Online Education Critical to Higher Education, Survey SaysORLANDO, Fla.
The 2004 Sloan Survey of “Online Learning, Entering the Mainstream: The Quality and Extent of Online Education in the United States, 2003 and 2004,” shows that online enrollments continue to grow at rates faster than for the broader student population and higher education entities expect the rate of growth to continue increasing.
The survey by Babson College and The Sloan Consortium (Sloan-C) concludes that the expected average growth rate for online students for 2004 is 24.8 percent, up from 19.8 percent in 2003.
“Last year’s online enrollment projection has been realized. There are 2.6 million students learning online this semester and there is no evidence enrollment has reached a plateau,” says Jeff Seaman, chief information officer and director of operations at Sloan-C.
The second annual survey is based on responses from over 1,100 colleges and universities and represents the state of online education in U.S. higher education.
“Online learning is indeed entering the mainstream,” says Dr. Frank Mayadas, president of Sloan-C and program director, Alfred P. Sloan Foundation. “Last year we found that a majority of academic leaders said online learning was just as good as traditional, face-to-face classroom instruction. This year’s results confirm the finding and show that schools offering online courses believe their online students are at least as satisfied as those actually in the classroom.”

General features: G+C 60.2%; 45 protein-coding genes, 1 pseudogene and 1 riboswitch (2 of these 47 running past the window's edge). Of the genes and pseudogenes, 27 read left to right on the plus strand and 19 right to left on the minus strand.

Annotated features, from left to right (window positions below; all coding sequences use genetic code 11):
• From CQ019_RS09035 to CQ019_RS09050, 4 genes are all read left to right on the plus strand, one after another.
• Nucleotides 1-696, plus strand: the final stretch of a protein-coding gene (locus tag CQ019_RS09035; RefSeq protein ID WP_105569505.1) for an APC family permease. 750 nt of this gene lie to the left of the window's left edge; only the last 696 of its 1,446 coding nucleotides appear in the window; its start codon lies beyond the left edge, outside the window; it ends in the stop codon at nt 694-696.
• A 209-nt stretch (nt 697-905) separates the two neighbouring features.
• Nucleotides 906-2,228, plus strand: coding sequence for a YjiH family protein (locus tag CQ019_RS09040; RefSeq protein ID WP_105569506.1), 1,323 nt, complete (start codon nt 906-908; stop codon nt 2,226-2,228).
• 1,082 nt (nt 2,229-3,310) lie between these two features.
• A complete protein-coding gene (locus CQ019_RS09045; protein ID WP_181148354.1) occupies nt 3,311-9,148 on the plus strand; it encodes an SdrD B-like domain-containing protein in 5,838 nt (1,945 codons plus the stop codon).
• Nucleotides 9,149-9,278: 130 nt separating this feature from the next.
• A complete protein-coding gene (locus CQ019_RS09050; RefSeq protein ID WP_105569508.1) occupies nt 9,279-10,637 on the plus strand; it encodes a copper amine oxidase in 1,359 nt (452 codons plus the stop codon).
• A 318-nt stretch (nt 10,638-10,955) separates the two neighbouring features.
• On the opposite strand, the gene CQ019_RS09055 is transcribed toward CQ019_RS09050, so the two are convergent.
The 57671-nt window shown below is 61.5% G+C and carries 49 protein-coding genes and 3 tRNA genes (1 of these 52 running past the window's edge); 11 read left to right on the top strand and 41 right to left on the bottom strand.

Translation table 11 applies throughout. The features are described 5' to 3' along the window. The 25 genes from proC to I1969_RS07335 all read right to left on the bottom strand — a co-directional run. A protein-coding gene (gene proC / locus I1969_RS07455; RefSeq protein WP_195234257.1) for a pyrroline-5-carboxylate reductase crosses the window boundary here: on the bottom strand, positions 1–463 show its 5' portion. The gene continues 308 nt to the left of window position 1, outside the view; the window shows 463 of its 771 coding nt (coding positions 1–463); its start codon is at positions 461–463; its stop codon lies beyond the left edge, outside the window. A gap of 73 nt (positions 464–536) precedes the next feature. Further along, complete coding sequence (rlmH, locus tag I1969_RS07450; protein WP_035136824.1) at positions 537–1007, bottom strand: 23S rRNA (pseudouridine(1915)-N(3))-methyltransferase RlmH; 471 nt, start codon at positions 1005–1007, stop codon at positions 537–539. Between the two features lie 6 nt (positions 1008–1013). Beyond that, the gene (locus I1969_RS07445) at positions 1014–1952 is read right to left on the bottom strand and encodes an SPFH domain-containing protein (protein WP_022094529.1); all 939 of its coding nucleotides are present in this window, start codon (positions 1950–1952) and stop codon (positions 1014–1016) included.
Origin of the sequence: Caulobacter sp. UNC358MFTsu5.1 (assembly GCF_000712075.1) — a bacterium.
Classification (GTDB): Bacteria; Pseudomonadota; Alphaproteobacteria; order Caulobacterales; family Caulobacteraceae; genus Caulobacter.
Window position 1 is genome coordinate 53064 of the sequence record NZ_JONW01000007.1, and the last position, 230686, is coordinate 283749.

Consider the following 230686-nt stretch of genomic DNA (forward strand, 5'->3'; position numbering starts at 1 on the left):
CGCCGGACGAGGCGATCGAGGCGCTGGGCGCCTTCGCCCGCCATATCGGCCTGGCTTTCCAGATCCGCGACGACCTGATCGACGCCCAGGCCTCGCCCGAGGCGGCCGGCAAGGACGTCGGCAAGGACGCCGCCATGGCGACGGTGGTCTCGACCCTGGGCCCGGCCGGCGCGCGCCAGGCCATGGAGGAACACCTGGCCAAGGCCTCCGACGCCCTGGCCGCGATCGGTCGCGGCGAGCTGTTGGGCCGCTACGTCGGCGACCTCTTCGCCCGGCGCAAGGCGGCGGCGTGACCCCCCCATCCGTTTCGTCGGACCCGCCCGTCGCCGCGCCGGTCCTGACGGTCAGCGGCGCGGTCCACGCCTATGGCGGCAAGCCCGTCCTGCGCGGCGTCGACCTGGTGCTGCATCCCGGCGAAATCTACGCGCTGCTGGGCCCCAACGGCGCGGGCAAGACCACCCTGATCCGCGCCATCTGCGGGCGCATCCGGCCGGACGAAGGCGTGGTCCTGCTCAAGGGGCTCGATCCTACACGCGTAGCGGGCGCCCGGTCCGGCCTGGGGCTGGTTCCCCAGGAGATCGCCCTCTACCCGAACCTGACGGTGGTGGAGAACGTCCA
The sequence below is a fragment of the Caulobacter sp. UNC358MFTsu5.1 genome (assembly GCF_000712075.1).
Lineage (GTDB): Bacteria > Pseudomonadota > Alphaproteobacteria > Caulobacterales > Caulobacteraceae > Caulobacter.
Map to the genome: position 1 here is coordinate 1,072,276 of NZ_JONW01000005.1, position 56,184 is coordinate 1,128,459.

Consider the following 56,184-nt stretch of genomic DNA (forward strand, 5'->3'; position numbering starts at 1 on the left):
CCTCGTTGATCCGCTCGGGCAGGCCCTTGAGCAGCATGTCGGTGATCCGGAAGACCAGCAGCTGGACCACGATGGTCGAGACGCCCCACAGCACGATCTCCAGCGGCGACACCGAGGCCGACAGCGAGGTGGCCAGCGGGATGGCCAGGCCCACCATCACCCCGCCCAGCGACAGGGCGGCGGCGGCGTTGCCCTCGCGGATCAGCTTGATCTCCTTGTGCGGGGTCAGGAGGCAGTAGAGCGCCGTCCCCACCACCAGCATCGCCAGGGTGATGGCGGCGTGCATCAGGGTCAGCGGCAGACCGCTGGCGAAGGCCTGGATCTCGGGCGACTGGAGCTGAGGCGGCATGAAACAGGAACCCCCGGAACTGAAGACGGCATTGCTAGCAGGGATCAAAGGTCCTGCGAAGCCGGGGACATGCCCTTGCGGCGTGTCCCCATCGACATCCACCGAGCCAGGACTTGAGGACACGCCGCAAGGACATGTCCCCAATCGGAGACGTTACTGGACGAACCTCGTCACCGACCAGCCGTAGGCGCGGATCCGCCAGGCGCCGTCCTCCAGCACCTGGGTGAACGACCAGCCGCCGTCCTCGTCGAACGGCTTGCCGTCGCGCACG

The majority of all schools (53.6 percent) agree that online education is critical to their long-term strategy. Among public and private for-profit institutions almost two-thirds (over 65 percent) agree. The study was supported by the Alfred P. Sloan Foundation and conducted by the Sloan Center for OnLine Education at Olin, Babson Colleges and The Sloan Consortium. The survey can be downloaded at <www.sloan-c.org/resources/survey.asp>.
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